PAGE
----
Stan was born 4th September, 1924 and lived in various towns during his childhood. Stan went to small schools eventually receiving a Superintendents’ scholarship to attend Bunbury High School with board supplied. Stan recalls his childhood, schools he attended and some of the teachers. On leaving school he became a monitor but the war interrupted his training. He trained firstly as a wireless operator then a direction finder with the air force, serving in New Guinea.
At the conclusion of the war, Stan undertook training as a schoolteacher, commencing his work setting up youth clubs. He subsequently taught at various schools, eventually becoming an English teacher with high school students. Stan had met his wife Rosalie while at Teacher’s training; later Rosalie was to become a teacher also at Narrogin where Stan was. The couple were married in 1951 they have four children.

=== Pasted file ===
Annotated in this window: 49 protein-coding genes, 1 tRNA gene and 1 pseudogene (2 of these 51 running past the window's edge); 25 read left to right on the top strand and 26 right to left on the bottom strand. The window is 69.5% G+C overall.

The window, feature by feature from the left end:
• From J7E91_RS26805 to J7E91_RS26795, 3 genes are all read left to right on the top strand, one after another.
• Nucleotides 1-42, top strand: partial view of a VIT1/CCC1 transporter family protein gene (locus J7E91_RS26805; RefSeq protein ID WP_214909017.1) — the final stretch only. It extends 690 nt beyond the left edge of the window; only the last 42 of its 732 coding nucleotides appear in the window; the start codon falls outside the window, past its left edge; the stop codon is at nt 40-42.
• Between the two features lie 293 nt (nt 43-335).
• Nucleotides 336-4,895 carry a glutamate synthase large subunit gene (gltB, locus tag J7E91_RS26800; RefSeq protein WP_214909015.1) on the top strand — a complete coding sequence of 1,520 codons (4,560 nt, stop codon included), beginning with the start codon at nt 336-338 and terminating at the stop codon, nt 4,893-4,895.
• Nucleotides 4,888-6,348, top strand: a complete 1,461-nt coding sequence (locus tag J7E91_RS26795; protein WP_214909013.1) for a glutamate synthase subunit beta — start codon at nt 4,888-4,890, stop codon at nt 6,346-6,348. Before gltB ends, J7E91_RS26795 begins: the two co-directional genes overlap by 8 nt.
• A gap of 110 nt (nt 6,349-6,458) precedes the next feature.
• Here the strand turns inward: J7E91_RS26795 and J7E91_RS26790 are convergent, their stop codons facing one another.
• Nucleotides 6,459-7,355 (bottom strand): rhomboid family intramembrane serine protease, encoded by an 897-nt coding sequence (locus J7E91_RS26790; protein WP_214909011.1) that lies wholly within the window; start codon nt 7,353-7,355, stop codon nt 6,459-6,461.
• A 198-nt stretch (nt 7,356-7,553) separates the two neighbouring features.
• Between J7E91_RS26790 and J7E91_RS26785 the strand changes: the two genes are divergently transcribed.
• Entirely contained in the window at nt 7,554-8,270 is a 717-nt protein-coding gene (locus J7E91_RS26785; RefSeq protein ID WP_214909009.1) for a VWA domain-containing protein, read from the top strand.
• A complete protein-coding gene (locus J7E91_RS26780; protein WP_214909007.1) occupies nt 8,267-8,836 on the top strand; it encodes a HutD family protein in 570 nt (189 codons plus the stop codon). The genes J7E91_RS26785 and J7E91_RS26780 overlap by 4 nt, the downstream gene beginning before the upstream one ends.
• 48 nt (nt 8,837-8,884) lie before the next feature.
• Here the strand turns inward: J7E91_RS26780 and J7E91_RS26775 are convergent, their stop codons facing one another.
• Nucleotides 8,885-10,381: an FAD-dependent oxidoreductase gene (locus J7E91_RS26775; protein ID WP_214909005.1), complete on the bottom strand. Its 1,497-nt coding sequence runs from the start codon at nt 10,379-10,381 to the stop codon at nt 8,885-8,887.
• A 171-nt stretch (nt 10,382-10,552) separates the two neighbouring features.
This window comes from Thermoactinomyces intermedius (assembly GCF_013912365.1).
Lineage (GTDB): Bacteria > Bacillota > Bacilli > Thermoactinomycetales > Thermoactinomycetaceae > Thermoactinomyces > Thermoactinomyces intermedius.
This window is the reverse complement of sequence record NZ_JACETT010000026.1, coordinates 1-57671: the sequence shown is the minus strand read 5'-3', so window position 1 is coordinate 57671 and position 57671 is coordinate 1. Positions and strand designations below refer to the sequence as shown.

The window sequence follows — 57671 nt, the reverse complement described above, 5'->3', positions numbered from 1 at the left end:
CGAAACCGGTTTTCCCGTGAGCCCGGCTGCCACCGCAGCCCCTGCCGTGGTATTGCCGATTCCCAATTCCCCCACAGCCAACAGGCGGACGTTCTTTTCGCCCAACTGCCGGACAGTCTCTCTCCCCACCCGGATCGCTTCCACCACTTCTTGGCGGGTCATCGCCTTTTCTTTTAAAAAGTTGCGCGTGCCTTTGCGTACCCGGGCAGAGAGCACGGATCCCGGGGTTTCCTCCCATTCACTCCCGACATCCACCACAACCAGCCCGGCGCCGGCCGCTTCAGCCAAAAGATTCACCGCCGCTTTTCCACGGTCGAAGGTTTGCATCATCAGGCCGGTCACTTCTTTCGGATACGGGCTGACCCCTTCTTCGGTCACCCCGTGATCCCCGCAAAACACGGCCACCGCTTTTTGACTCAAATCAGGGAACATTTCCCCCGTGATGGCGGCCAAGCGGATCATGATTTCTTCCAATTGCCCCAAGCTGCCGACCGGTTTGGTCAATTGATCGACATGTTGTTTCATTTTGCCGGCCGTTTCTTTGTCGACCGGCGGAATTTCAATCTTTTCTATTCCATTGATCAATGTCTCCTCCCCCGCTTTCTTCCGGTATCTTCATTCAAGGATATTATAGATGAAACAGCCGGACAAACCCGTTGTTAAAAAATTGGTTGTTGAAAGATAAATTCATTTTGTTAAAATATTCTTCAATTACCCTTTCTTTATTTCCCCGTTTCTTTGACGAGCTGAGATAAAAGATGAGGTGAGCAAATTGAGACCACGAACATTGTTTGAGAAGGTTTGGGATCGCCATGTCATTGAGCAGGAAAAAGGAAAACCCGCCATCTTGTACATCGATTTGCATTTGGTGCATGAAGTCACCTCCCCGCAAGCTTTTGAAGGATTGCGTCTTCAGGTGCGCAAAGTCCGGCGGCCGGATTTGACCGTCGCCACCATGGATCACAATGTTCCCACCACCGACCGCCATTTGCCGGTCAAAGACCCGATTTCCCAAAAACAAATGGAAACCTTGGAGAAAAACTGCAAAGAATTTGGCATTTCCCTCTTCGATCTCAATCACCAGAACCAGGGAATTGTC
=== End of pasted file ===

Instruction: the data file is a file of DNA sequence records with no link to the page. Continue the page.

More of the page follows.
Because of his success with students and their exams Stan was promoted to lecturing teachers themselves at Claremont Teachers College. At the completion of his working life he was senior lecturer for three separate streams of education. One of these was Aboriginal Studies.
Stan talks of retirement, his lecturing with the Peel Summer Discovery and subsequent approach by Frank Nannup and others to write a book about the Noongah culture. This book was “Bibbulmun: Land of Many Breasts” which sold out, he arranged a reprint within Mandurah. Stan tells also of the Access 31 film of “The Spirit of Mandurah”. Stan has also written a play/ film score relating to Yagan which was viewed favourably but has not yet been filmed.
Stan and Rosalie continue to live in Mandurah; they are involved in sport, art, leatherwork and woodwork.